High school students are getting creative with a 3D printer, watching their designs take shape before their eyes.
At Lakeview High School in Columbus Ohio, Aaron Chin saw his design take shape, layer after layer, forming inside a 3D printer. Chin was using the printer in a science research class. Teacher Joe Haschke has guided him to design and create nearly 20 items, including an earbud holder, a cellphone stand, and logos for Nike, Under Armour, and Adidas. He began by making a key to tune drums.
“It’s really fun. You can learn a lot about designing stuff and learning programming. When I first used this it was foreign to me. The first drum key I made took a week to make. Now I could probably do one in less than a day,” Chin said.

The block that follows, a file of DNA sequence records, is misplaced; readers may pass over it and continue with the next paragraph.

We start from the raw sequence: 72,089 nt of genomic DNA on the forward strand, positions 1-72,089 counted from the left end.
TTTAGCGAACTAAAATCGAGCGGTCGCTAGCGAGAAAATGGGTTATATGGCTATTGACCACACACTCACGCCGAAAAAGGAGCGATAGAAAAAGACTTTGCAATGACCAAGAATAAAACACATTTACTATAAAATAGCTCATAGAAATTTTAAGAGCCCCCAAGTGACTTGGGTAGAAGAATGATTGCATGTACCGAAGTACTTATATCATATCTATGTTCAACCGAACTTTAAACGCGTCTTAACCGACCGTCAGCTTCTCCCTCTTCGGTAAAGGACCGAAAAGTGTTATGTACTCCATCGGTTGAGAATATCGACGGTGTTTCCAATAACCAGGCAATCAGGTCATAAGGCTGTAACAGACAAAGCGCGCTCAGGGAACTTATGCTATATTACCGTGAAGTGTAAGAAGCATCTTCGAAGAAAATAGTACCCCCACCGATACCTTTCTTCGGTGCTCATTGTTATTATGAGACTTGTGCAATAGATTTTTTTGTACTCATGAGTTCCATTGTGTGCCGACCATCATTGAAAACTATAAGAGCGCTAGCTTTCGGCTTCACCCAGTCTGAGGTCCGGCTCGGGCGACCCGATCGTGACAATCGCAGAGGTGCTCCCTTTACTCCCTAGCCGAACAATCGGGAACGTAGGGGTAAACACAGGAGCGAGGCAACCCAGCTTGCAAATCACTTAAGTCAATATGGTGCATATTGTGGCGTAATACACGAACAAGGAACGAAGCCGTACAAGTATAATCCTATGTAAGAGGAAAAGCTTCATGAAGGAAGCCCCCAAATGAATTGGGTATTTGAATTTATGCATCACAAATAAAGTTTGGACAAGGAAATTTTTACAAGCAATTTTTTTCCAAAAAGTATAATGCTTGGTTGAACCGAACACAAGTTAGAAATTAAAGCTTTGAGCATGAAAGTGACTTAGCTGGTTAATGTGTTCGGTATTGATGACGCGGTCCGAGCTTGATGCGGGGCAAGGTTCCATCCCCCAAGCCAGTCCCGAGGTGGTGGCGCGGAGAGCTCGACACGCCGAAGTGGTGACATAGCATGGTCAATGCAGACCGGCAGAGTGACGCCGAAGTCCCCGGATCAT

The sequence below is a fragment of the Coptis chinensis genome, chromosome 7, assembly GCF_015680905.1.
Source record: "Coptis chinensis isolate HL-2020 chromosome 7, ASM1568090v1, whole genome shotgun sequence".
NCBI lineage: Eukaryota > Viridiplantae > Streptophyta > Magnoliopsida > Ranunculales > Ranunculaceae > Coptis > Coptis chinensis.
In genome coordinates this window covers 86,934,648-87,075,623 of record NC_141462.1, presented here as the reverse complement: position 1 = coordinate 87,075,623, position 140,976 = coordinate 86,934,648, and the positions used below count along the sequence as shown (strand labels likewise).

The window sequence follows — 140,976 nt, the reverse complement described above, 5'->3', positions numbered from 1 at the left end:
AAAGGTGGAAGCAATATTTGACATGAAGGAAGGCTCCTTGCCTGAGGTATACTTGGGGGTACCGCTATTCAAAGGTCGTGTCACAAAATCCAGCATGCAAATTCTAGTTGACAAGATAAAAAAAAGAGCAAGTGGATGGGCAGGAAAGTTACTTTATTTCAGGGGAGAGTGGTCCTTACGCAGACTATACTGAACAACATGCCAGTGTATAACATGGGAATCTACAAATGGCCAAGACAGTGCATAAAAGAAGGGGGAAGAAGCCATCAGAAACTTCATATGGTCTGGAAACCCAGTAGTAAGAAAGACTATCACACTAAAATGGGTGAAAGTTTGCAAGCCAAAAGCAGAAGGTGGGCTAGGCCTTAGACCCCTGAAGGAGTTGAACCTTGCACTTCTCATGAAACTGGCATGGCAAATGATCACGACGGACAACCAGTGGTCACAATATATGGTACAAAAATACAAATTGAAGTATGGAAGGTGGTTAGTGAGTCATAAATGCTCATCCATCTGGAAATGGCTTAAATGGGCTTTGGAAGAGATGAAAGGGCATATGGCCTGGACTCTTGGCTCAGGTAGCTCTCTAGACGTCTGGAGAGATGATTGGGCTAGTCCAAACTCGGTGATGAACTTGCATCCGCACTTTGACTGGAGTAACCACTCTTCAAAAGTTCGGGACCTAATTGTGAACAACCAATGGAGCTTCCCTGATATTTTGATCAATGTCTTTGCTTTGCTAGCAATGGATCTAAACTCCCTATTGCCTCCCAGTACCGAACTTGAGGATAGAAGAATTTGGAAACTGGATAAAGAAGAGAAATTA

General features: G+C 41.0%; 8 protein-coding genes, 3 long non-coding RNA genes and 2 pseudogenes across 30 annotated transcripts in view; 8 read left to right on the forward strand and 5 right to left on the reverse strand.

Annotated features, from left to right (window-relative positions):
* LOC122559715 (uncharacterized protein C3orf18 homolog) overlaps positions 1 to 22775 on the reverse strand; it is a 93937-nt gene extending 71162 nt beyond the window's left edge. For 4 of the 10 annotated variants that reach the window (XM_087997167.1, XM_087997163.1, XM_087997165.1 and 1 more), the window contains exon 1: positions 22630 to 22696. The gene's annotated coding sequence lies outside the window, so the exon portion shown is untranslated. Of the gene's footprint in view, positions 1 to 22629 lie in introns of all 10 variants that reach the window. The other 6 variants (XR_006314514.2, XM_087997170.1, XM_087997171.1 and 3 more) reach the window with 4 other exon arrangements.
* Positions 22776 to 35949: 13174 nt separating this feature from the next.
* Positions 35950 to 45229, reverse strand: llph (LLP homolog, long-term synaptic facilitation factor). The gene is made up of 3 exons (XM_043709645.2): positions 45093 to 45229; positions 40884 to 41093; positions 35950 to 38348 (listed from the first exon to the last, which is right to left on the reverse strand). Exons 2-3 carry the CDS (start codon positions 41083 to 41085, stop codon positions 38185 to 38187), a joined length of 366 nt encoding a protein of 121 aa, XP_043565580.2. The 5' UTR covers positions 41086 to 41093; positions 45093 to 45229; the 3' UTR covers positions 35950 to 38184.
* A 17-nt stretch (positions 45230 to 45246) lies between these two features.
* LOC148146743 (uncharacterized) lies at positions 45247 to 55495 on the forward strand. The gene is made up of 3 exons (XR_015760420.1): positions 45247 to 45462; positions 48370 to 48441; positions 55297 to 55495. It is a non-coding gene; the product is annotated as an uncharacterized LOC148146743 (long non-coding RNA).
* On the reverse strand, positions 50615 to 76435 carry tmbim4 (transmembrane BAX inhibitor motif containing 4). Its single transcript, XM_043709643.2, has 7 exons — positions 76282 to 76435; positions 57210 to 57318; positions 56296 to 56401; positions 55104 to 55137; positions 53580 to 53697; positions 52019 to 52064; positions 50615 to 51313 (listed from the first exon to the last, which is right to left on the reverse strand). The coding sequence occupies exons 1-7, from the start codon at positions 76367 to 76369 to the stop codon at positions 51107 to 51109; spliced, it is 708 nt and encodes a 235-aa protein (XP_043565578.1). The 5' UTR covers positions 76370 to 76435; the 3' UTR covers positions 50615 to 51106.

The $3,500 cost of the 3D printer and a year’s supply of filament was paid for using contributions through the Bank of the Valley School Pride Card Program.
“We knew we wanted to use the money on something innovative that would enhance our already exceptional curriculum. The 3D printer made perfect sense because we could use it in our K-12 STEM curriculum and it could be used by our robotics program, which has qualified for international competition,” said Lakeview Community Schools Superintendent Aaron Plas.
Future uses include the robotics team making plastic parts for their robot creations, such as spacers and gears. The physics and science research classes also use it to supplement curriculum. Most items that are made are small, approximately 4 inches maximum height, width, and length.